The turtles have been disloyal. That’s what Keilu, our water sports supremo, tells us mournfully on our first morning.
Normally, you can just snorkel out to them, but after a few days of rough seas they headed off and haven’t returned.
Keilu seems genuinely upset by their desertion. But his inability to produce aquatic reptiles on tap is more than made up for in the eyes of Finn, Ruari and Jago, our three teenage boys, by his paddle boards, sailboats and speed boat for waterskiing or whipping round the bay towing a giant inflatable sofa.
Happy days: TV presenter Andrea Catherwood at the Royal Pavilion Hotel
Our hotel was the first to be built in St James on the west coast of Barbados back in the Forties, next door to the winter estate of Sir Edward Cunard of Steamship Company fame.
It began life as The Miramar. When the Queen visited the island in 1985, she came for tea and a few years later it was renamed the Royal Pavilion.
Despite being a Grand Dame, it isn’t the least bit stuffy. It’s friendly and relaxed with staff more likely to join in a game of beach cricket than frown at sandy feet on the terrace.
Importantly for us, it welcomes families and there’s plenty of them, particularly in summer when both hotels and flights to the Caribbean are far cheaper than in January. And when you are less likely to bump into Simon Cowell or the Rooneys.
There’s also more chance of the odd tropical shower, but there’s the same number of hours of sunshine each day in August as there is in January.
Whenever you come to Barbados you’re likely to find a festival in full swing, but summer sees the island’s biggest. The Crop Over Festival runs from late June to early August. Originally, it marked the end of the sugar cane harvest; today it’s a celebration of calypso music and carnival.
Pictured is a local shop in Barbados where you can purchase your inflatables for the pool
It’s hard to see a downside, particularly as I’m lying by the pool watching a troop of monkeys playing in the breadfruit trees in the acres of gardens that stretch around the hotel’s trademark pink facade.
What’s more, the buildings underwent a massive refurbishment last year. The bedrooms are now sleek, white and all of them are on the beach overlooking the water.
It’s a 20-minute walk along the sand to Holetown — an upmarket spot where Heidi Klein and Mac boutiques abut stalls playing reggae music and selling roti and jerk chicken.
Head in the opposite direction and you’re just steps away from a Barbados institution, Lone Star. One of the best known restaurants on the island, it’s right on the sand, open on three sides. Wooden, blue and white with rows of fans, whirring lazily overhead. If it wasn’t for the friendly staff, you could be in St Tropez.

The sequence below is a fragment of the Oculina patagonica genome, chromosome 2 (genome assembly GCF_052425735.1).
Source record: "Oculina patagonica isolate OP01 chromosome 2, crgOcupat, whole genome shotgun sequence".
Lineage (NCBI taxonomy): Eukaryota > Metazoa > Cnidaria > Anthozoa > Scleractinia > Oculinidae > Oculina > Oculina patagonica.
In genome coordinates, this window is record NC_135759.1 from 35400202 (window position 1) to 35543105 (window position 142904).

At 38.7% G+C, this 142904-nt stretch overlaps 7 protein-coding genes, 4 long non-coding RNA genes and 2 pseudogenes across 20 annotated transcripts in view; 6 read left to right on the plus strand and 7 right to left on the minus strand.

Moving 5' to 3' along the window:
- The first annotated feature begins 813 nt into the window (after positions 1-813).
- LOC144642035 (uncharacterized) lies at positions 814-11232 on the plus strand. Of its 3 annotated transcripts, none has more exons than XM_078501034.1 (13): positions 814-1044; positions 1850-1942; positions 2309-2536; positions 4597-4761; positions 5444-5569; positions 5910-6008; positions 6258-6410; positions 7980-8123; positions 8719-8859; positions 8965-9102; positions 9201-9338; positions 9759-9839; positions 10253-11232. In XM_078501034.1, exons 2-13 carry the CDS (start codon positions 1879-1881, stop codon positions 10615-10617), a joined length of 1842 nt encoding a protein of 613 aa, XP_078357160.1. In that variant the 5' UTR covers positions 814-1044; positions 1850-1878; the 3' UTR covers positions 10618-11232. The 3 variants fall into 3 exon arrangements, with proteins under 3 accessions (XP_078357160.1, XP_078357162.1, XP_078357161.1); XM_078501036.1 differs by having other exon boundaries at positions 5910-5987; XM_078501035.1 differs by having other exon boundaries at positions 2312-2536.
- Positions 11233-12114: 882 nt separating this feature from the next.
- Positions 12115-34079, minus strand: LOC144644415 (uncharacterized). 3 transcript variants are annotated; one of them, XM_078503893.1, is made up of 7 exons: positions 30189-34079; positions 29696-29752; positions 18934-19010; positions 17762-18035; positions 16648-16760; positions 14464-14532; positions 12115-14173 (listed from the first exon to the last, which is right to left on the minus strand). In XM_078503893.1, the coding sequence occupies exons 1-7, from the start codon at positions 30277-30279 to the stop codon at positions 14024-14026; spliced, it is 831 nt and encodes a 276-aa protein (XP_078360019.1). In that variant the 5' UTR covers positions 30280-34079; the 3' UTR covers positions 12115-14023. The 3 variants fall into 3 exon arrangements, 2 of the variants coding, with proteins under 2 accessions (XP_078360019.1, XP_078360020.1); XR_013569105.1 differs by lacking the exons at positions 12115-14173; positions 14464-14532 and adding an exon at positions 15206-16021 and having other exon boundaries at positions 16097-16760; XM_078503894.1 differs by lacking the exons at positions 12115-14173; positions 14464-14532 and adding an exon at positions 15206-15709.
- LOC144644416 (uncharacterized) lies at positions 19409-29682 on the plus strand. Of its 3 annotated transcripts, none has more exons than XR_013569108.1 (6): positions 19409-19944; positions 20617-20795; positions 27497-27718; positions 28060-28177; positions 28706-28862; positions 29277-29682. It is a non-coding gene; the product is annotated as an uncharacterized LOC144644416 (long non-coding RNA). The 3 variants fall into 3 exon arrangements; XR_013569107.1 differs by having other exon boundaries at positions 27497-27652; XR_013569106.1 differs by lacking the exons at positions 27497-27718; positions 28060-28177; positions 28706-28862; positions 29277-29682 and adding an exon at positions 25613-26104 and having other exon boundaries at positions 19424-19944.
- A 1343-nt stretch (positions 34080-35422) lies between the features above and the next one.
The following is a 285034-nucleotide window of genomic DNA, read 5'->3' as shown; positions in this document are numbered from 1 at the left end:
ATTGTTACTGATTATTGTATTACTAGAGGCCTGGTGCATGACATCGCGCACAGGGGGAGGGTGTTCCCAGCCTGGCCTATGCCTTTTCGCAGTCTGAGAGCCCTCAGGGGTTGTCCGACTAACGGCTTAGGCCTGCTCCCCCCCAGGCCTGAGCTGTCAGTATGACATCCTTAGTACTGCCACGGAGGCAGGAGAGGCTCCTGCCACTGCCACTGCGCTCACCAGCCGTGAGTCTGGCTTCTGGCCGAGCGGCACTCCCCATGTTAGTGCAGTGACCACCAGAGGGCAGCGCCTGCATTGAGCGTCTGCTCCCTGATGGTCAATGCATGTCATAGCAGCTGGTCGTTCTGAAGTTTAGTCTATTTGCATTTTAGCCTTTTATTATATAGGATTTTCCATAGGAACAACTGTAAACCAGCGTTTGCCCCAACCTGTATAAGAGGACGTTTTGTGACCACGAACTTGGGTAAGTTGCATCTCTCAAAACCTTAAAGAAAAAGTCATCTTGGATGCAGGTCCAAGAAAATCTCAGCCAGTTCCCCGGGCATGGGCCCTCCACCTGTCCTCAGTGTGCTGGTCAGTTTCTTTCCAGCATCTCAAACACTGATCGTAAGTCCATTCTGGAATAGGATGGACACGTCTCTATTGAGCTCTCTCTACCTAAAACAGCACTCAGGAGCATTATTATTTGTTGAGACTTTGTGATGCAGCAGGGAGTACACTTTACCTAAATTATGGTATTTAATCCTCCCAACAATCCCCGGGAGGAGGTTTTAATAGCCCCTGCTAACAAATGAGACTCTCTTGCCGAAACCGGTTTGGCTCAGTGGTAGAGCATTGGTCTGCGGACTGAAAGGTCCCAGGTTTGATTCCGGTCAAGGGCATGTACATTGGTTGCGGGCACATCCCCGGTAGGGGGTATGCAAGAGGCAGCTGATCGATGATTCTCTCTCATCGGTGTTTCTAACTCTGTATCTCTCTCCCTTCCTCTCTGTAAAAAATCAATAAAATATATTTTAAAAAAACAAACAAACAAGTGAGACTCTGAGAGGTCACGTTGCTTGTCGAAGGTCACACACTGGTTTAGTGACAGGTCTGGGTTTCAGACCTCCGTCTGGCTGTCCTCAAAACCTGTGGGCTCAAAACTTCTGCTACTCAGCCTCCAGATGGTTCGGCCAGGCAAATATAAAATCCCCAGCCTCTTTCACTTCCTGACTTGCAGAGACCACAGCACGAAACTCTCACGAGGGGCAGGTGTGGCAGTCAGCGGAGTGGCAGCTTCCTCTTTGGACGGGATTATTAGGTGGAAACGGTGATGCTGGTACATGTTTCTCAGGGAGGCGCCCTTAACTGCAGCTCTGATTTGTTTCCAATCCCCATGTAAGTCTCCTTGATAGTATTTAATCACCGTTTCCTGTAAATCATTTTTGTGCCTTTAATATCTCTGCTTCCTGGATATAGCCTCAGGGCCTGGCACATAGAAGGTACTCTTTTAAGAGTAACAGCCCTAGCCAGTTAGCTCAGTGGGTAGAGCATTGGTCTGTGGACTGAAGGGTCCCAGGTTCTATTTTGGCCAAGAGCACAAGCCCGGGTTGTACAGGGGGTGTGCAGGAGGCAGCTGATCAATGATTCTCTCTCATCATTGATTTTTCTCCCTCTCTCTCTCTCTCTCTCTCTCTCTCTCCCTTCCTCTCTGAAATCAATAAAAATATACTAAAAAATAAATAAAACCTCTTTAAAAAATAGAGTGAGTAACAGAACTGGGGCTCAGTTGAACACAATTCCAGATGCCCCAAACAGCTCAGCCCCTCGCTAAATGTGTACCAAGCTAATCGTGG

BA’s lowest return fare this July and August is £400pp in economy, rising to £494 next January or February. That’s if you book now. The fare can be twice this if you leave it till November.
Summer room rates are about a third of those in January and February. At the Fairmont Royal Pavilion hotel (fairmont.com/barbados), a seven-night B&B stay in an oceanfront room costs from £2,955 in July compared with £8,990 in January.
Hiring a car from Grantley Adams International Airport costs from £176 for seven days this July, rather than £876 next January (holidayautos.com).
The Inspiring Travel Company has a ten-night B&B stay at the Fairmont Royal Pavilion Barbados in July from £2,559pp, including flights and transfers (inspiringtravelcompany.co.uk, 01244 355527). The same holiday costs £5,899pp in January.
We also enjoy nearby Ju Ju’s, a beach bar at a fraction of the price, with tasty blackened Mahi Mahi, although the boys are horrified to witness people over 30 dancing in the sand to Sunday’s live jazz band. In case we complete their mortification by joining the dancers, they decide we need to explore the coast, so we scramble over rocks and paddle through sheltered bays heading north until we came across John Moore’s.
Granted, it sounds like a bar serving all-day English breakfast in Magaluf, but don’t be put off; this is a proper rum shack, where local fisherman play dominos in the shade.
The conversation livens once they spot our sons’ cricket bat and we are soon at the centre of an impassioned discussion on how England should solve their opening batsmen conundrum.
Perfect venue: The sun sets in the background as Andrea’s sons enjoy a game of beach cricket
Of course, the other way to explore is by boat. There are any number of catamaran tours and sunset trips. Our hotel arranges for Lorenzo, a local dive master, to take the five of us diving. It costs around the same price as one of the larger dive companies and when you are the only ones in the water, it’s much easier to keep track of your children.
We dive on a wreck sunk off Speightown (pronounced Spicetown) and at a nearby coral reef with an abundance of turtles, which may or may not have absconded from outside our hotel.
The boys had displayed a steely desire to visit the Animal Flower Cave. It’s firmly on the tourist trail. While the coaches in the car park are dispiriting, the change of landscape is dramatic. Here at the northern point of the island, past sugar cane and plantain fields, the Atlantic meets the Caribbean.
The trade winds have been driving waves into the coral for millennia, creating underground chambers where we swim in vast rock pools filled with sea anemones (the animal flowers). Barbados is the most easterly of the Caribbean islands and the cliffs on this side remind me of County Clare in the west of Ireland.
On our last day, we have to tear the boys away from a final game of beach cricket with Keilu and his friends, just as a steel band was striking up in the beach bar.
Even the turtles have returned to the shallow waters of bay. It’s not hard to see why.